Sonoma State combats food insecurity

In an effort to combat food insecurity, Sonoma State, in partnership with the CSU, is hosting a CalFresh Festival on Wednesday, Feb. 27, in Ballroom B to help students get signed up for assistance to buy groceries.

According to the event webpage, A CalFresh card is as easy to use as a debit card and can be worth up to $150 a month. Students can sign up for CalFresh online to see what their exact benefits would be.

The CSU system has taken action by making it easier for struggling students to obtain benefits from CalFresh, California’s food stamp program.

 CalFresh is a “nutrition assistance program funded by the United States Department of Agriculture (USDA) that can help students buy the food they need to live healthy and active lifestyles,” says the CSU website.

There is now an easily accessible link on student’s mySSU portals to the CalFresh website. 

To be eligible for CalFresh benefits, students must be working at least 20 hours per week, or meet one of the other various requirements.

On Jan. 21, Sen. Bill Dodd, D-Napa, introduced a bill that ensures low-income college students to have more reliable access to food through the program by streamlining the application process. Many people know that the paperwork for most anything is a task that can take a dreadfully long time. Dodd’s bill could benefit about 50,000 eligible college students across the state who could be able to enroll in CalFresh in an easier and less stressful way.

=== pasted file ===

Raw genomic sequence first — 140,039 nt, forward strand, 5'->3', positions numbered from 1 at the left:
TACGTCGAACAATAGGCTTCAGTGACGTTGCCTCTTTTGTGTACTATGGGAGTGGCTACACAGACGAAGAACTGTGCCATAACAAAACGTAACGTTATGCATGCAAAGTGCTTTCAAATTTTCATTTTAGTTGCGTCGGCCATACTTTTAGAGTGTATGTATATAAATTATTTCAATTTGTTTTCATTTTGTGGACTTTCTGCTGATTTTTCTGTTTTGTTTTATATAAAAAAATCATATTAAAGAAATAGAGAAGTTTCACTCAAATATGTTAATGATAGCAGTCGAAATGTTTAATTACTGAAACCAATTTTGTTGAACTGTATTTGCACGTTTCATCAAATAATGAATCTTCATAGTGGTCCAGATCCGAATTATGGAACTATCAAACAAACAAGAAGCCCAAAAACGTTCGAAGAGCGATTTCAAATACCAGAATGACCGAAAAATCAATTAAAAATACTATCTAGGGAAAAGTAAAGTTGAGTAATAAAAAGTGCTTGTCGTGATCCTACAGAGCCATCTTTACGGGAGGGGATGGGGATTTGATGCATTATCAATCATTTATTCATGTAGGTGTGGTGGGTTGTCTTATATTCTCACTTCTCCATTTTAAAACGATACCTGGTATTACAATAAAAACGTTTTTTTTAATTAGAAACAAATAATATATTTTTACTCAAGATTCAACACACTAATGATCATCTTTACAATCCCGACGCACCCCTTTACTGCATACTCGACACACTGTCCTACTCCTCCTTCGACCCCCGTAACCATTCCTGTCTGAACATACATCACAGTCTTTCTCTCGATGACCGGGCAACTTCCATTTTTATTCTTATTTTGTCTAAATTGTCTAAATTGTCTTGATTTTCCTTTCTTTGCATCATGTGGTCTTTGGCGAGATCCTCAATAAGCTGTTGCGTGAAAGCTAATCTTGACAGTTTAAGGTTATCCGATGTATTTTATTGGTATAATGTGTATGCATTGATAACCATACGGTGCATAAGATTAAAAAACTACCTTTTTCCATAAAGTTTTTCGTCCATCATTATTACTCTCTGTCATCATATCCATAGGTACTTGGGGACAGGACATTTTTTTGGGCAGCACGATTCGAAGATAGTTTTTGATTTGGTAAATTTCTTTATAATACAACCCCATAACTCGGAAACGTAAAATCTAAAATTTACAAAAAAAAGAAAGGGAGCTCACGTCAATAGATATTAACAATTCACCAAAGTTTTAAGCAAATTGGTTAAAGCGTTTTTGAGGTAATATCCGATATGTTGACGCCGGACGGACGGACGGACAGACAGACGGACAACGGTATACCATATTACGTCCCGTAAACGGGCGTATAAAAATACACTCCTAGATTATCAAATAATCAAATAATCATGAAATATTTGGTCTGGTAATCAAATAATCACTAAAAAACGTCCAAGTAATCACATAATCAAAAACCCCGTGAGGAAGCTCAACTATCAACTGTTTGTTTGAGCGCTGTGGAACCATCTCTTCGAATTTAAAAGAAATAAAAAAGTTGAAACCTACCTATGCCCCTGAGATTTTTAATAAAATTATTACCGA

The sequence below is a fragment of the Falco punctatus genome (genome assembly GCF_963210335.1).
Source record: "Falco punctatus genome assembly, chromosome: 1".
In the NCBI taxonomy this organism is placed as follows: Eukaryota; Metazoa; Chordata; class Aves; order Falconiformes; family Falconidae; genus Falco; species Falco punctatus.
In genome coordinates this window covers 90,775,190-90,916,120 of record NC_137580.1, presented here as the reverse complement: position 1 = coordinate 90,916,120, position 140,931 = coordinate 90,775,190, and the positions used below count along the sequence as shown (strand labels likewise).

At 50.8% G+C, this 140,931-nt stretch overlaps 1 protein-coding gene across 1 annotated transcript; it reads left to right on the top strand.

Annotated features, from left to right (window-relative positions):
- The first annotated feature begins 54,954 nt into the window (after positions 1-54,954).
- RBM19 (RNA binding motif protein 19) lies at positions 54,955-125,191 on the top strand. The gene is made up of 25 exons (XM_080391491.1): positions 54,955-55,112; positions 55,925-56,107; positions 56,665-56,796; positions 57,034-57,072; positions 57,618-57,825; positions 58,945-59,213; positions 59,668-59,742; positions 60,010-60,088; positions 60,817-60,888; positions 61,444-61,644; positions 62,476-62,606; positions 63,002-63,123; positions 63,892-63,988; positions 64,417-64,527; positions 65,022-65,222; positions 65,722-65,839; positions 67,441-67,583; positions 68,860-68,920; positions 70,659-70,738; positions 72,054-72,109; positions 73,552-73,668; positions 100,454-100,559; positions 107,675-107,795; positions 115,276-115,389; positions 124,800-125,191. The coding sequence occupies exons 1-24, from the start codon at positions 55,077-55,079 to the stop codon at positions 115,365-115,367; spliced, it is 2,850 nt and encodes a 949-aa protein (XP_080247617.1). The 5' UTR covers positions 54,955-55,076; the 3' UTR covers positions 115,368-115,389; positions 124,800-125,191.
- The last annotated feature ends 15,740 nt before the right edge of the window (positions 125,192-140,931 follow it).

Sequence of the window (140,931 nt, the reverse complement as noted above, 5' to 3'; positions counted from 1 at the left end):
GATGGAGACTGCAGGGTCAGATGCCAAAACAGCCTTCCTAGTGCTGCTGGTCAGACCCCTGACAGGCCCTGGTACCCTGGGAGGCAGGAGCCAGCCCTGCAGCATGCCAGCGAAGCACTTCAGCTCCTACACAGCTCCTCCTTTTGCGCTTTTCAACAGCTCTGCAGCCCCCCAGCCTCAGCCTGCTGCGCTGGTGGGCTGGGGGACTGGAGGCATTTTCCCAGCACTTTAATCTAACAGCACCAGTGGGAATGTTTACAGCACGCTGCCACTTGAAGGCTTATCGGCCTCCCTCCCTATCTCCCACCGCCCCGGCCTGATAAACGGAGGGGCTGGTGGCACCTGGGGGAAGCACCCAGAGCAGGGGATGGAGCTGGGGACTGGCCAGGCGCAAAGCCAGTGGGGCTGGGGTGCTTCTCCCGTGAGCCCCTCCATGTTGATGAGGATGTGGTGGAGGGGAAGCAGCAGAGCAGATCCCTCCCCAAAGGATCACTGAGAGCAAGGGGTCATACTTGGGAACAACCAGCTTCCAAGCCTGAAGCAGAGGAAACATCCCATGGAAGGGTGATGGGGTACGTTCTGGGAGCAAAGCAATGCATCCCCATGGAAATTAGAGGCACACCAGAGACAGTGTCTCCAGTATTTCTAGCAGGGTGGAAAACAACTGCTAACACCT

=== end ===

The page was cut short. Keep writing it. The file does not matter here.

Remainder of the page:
“Students shouldn’t be forced to make the heartbreaking choice between getting an education and eating,” said Dodd in a press release. “Hunger is a serious problem on college campuses across the state and my bill takes an important step toward putting food on the table.”

 According to a recent Government Accountability Office report, one-third of college students are struggling to afford food and basic nutrition. Hunger is a problem that affects many college campuses around the nation. There are barriers preventing struggling students from getting access to healthy and fresh food.

 “It’s scary to think that getting proper meals is a hardship that students are facing,” said Ron Gilbert, a Sonoma State parent. “This program is a great opportunity for them to get financial help to make sure they have a full stomach.”

 The CalFresh program has provided help to CSU campuses by stretching tight budgets to allow students to incorporate healthier options into their diet. The application process can be very complex and difficult, which is why Sen. Dodd chose to address this part of the problem. 

Dodd’s bill would mandate a single standardized form across all community colleges and universities in California that are automatically distributed to certain students when they become eligible for work-study programs.